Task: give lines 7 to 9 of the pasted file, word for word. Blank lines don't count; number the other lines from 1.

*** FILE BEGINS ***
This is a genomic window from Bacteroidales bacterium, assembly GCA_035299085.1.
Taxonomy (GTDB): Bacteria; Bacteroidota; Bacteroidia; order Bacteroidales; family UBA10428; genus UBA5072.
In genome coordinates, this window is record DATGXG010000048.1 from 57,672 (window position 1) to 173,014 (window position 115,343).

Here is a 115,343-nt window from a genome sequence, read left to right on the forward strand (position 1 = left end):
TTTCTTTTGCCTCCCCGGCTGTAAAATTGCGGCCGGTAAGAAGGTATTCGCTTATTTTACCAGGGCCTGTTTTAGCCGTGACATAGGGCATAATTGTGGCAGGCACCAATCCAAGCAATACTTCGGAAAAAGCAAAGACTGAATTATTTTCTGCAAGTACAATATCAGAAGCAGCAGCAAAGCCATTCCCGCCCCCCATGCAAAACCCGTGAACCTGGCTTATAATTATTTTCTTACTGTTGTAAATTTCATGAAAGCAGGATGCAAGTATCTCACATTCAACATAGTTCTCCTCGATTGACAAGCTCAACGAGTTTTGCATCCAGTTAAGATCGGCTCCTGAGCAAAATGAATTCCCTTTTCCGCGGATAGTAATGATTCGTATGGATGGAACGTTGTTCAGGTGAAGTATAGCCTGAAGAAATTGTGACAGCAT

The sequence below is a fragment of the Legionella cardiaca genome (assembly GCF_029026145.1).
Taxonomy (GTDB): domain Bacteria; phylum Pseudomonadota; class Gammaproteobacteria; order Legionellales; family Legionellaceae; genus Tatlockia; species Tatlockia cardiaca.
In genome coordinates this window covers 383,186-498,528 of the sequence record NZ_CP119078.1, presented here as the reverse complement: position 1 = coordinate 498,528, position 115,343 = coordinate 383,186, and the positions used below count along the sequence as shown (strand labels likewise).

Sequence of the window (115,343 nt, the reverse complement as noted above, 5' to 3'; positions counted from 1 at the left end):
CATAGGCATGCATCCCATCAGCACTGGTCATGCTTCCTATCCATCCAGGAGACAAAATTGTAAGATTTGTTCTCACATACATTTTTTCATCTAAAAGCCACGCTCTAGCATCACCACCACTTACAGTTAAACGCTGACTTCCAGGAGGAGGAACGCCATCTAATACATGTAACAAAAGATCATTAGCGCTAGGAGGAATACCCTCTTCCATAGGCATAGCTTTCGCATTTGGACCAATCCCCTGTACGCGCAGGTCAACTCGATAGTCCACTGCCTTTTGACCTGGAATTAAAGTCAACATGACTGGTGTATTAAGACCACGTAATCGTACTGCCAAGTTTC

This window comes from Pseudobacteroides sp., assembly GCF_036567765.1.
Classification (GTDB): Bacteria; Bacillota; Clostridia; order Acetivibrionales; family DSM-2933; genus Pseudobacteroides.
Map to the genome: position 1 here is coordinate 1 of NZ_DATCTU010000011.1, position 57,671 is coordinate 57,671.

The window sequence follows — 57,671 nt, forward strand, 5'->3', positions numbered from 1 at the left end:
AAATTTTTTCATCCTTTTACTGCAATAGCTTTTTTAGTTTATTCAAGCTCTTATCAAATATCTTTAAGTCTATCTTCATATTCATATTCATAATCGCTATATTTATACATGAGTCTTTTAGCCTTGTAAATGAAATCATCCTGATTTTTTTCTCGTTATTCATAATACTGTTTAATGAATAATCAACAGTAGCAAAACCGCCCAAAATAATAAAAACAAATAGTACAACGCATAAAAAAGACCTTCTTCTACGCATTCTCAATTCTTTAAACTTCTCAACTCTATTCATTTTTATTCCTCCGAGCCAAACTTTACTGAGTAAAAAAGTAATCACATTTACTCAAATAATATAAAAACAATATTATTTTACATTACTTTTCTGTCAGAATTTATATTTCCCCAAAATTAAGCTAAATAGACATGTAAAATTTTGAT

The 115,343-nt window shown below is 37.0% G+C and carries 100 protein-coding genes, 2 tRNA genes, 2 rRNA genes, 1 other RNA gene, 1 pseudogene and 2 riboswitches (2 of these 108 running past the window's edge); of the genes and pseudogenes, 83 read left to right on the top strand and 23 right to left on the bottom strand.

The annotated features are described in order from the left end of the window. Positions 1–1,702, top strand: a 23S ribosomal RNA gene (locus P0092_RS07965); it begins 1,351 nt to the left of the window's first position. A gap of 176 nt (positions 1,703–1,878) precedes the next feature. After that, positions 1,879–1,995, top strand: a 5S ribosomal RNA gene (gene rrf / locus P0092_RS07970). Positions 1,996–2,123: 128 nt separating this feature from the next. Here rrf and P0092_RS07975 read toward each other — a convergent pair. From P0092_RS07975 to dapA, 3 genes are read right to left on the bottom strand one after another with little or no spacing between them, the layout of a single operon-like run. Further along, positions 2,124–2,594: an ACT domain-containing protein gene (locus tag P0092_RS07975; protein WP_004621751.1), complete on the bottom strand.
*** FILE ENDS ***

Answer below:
Taxonomy (GTDB): domain Bacteria; phylum Pseudomonadota; class Gammaproteobacteria; order Legionellales; family Legionellaceae; genus Tatlockia; species Tatlockia cardiaca.
In genome coordinates this window covers 383,186-498,528 of the sequence record NZ_CP119078.1, presented here as the reverse complement: position 1 = coordinate 498,528, position 115,343 = coordinate 383,186, and the positions used below count along the sequence as shown (strand labels likewise).

Sequence of the window (115,343 nt, the reverse complement as noted above, 5' to 3'; positions counted from 1 at the left end):